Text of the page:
BOOK OF MORMON DIFFICULTIES

A Comparison

Between the Reliability of

The Book of Mormon and

The Holy Bible

Rev. Bob Pardon


The Mormon Church historically has encouraged, both inside and outside the Church, independent pursuit of Book of Mormon reliability. From the beginning, Mormons have stressed that their first book of scripture can withstand any and all scrutiny. This is a very important, and challenging claim, as the Book of Mormon is purported to be a further revelation of Jesus Christ in America, and the foundation upon which the Mormon Church is built. Thus, if the Book of Mormon is to be accepted as divine revelation, it is critical to test its authenticity to determine whether the same "divine imprimatur" rests upon the Book of Mormon, as it does upon the Holy Bible.

As Mormon apostle and historian, George A. Smith, has rightly said:

"If a faith will not bear to be investigated; if its preachers and professors are afraid to have it examined, their foundation must be very weak." (Journal of Discourses, vol. 14, p.216)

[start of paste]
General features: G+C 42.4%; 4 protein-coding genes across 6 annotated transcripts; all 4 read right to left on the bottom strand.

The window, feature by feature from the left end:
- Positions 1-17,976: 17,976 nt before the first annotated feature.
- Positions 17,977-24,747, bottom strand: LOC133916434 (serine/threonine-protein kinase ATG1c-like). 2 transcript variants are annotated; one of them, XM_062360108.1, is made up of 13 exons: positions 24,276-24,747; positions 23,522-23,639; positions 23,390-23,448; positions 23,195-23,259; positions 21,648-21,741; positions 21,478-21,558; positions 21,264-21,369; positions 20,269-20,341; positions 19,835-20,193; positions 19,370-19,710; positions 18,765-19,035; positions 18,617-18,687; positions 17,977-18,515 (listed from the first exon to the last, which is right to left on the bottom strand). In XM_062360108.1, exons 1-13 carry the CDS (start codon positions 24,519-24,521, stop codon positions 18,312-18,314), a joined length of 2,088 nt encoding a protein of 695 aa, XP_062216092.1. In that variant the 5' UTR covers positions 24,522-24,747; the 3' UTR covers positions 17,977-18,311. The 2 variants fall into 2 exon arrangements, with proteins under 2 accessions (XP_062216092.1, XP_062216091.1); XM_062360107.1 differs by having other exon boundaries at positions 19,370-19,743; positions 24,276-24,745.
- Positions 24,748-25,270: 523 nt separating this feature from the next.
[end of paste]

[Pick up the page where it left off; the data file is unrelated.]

The following are similar statements of confidence and challenge:

"If this book be of God, it must have sufficient evidence accompanying it to convince the minds of all reasonable persons that it is a Divine revelation...the testimony establishing the truth of the Book of Mormon is far superior to that establishing the Bible in its present form...any person who will carefully examine the subject will be obliged in their hearts to say there is a hundredfold more evidence to prove the Divine authenticity of the Book of Mormon than what we have to prove the Palestine records." (Orson Pratt, Journal of Discourses, vol. 7, pp. 22, 36, 37)


"...the Book of Mormon can and should be tested. It invites criticism." (Hugh Nibley, An Approach to the Book of Mormon, 1957, p.53)


"No one can read the book with a prayerful heart and not receive the testimony that it is true. Its evidence internally and externally is overwhelming." (Joseph Fielding Smith, Answers to Gospel Questions, vol. 2, p.199)


"For those outside the faith, the Book of Mormon demands a decision. Either it came from heaven, or it did not. Those who seek salvation must face that issue squarely, they cannot dismiss it with a wave of the hand." (Robert Millet, Ensign, December 1992, p.10)